Point vs. Leinie's

the pride of Stevens Point goes head-to-head with Chippewa’s finest

Trevor Kupfer

Flagship Brews:
Special Lager vs. Leinie’s Original

Leinie’s Original is always a solid choice among run-of-the-mill beers when you’re looking to drink something for long periods (bringing a case to a party, for instance). But you’ll find light beer drinkers opting away from it if it’s in a cooler next to Point’s Special Lager. Point’s brew is more closely related to Miller High Life in that respect. It’s a light-tasting, non-light beer that, among mixed company at The Joynt’s happy hour, is an obvious choice over draughts like Grain Belt or Berghoff. But drinkers dead set against drinking light are far more likely to turn to Chippewa’s finest.

DARKER Brews:
2012 Black Ale vs. Creamy Dark

I’m not typically a fan of dark beers (stouts, Belgian ales, etc.), but Creamy Dark is my favorite Leinie’s brew. It’s an anomaly in that it rides the fine line between light and dark, and can satisfy the tastes of both groups. I’d never tasted 2012 Black Ale before this article, so I was excited to see what Point has came up with. Theirs is an ale, inspired by the Mayan calendar’s ominous prediction of the end of the world. It is just as smooth as Creamy Dark, but doesn’t have as much of the roasty malt flavor that I love about the Leinie’s brew. In fact, if you drank 2012 blind and then opened your eyes, you’d be surprised to see a dark-colored beer in front of you. Fans of darker beers will much prefer Creamy Dark, while 2012 would be the choice of someone who doesn’t want a lot of flavor in their beer.

AMBER Brews:
Amber Classic vs. Classic Amber

Maybe it’s the fact that I’ve never been blown away by an amber, so I’ve come to expect little of them, but these were my least favorites in this taste test. For all of them, however, I turned to others to see what they thought, as well. But I had to rely on amber fans for their opinion on this, because these underwhelming beers tasted almost identical to me. Ambers are typically a little bitter from the crytal malt (which gives it the color), and the Leinie’s version gives me a little note of that in the aftertaste. Point’s, by comparison, has a fainter finish. What’s weird is beers with little flavor often end up being great for endurance drinking, but I can’t picture it for either of these. Both beers went over well with my other testers, but they ultimately preferred the Leinie’s slightly for “going down smoother.”

WHEAT Brews:
Horizon Wheat Ale vs. Sunset Wheat

Wheat-based beers vary in taste so much that you never quite know what to expect. It could be a summery weissbier, a fruity witbier, or sour lambic. You just never know. I dove into Sunset Wheat, which had a sweet fruity finish that’s not too overwhelming. I could see this as a very refreshing summer beer. Once again, it’s aftertaste lasts much longer compared to the Point counterpart. Horizon Wheat is nothing that’ll blow you away, but I could drink it all day. After one taste of each, I’d probably say I prefer Sunset Wheat. But by the time they were gone I found myself wanting a few more Horizons, a beer that won the gold medal in the World Beer Cup’s wheat beer division last year. Point actually has another wheat beer called Nude Beach, and after sampling Horizon I think I’ll have to check that out.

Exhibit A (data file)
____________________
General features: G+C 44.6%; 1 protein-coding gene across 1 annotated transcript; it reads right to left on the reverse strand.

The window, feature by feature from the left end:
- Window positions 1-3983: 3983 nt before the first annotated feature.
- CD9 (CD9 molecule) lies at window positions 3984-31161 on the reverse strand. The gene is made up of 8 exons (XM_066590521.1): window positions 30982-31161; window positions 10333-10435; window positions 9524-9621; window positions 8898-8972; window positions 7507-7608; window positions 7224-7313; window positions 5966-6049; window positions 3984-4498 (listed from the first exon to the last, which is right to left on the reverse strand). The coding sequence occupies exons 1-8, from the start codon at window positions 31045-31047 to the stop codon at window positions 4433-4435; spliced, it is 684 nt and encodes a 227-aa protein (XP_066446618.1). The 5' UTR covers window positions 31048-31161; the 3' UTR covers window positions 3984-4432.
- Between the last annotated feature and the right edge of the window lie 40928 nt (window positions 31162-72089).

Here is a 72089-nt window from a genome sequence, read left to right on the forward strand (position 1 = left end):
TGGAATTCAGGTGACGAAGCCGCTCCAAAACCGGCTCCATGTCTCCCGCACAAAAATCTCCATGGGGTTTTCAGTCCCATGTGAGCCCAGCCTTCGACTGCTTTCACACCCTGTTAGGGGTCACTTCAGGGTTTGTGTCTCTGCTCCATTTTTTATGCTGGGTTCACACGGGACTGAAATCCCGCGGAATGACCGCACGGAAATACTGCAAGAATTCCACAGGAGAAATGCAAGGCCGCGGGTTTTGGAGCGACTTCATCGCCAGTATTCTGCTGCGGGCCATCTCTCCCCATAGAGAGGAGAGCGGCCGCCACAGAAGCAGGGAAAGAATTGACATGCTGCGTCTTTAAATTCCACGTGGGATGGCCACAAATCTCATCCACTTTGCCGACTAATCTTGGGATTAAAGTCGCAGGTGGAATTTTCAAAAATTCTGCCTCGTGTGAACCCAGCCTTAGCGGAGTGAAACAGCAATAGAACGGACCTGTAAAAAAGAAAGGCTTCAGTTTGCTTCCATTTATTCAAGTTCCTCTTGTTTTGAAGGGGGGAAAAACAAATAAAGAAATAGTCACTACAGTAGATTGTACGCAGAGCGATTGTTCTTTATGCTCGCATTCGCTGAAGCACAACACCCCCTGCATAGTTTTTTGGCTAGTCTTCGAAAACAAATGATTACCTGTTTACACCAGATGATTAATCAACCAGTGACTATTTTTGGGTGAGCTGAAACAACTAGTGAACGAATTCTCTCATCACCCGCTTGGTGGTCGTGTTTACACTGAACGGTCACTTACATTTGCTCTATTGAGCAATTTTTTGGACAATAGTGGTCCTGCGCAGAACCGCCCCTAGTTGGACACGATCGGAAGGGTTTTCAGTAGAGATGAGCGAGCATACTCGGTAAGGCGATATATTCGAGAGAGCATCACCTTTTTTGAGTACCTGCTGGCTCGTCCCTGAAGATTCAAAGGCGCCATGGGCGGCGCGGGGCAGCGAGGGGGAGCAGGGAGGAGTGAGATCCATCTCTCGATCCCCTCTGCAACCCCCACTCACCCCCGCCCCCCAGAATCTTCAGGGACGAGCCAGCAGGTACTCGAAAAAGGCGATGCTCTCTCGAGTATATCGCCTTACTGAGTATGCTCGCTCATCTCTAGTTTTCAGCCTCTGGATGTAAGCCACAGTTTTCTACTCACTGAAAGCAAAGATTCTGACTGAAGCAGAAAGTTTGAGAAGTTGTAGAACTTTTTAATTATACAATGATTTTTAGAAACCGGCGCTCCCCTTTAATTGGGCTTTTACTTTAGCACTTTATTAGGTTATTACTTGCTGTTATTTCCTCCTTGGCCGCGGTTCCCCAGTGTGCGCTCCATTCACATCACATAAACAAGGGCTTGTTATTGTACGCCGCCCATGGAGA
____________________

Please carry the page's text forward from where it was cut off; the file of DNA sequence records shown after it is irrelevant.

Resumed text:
OKTOBERFEST Brews: 
Oktoberfest vs. Oktoberfest

Being a state with strong German roots, Marzen-style Oktoberfest beers are notorious in Wisconsin. Especially in our region, with La Crosse and Chippewa Falls both having popular annual events under that header. I can’t pinpoint any particular taste to Point’s brew, which is odd since I expected an Oktoberfest to have a full-bodied flavor. This almost has a dry and bitter finish, but it’s subtle. By comparison, Leinie’s doesn’t have the dry or bitter, and what little flavor it does have is hints of nutty or oaky. Neither have the complexity I hoped for. This is a tough call. So I guess it comes down to which I could see myself chugging out of a stein for an entire weekend. If that’s the case, I’ll go with the slightly better mouthfeel of Leinie’s.

LAST CALL:
Cascade Pale Ale vs. Honey Weiss

For a long time Honey Weiss was my go-to beer from Leinie’s. It’s a flavorful beer, like many of Leinie’s seasonals, but unlike brews like Berry Weiss or Summer Shandy, you can drink a six pack without getting sick of it. If you’ve never had it, it doesn’t taste sweet like honey (as the name suggests). It’s just a simple, refreshing, warm-day beer – a quality strengthened by the fact that’s it’s often served with a lemon. As I try Cascade, the first thing that hits my lips is the hops. And any fan of IPAs (India Pale Ales, beers known for strong hops) will love this beer. Like Honey Weiss, it’s a flavorful beer that you could drink a decent amount of (and the flavor strength of the hops lessens as you do). But when it comes down to it, Cascade is clearly a more divisive flavor to the general drinking populace than a crowd-pleaser like Honey Weiss.

* These breweries have much more to offer. I chose not to compare their two low-cal options (Drop Dead Blonde and Leinie’s Light), fruity brews (Raspberry Saison and Berry Weiss), bocks (Einbock and 1888 Bock), and holiday beers (St. Benedict’s Winter and Fireside Nut Brown). Point also makes a Belgian White, Burly Brown, Nude Beach, and eight micros under the headers of Whole Hog and James Page. Leinie’s, meanwhile, has Red Lager, Summer Shandy, and Big Eddy Russian Imperial Stout, plus at least 15 inactive brews, my favorites of which are Big Butt Doppelbock and Limited/Northwoods.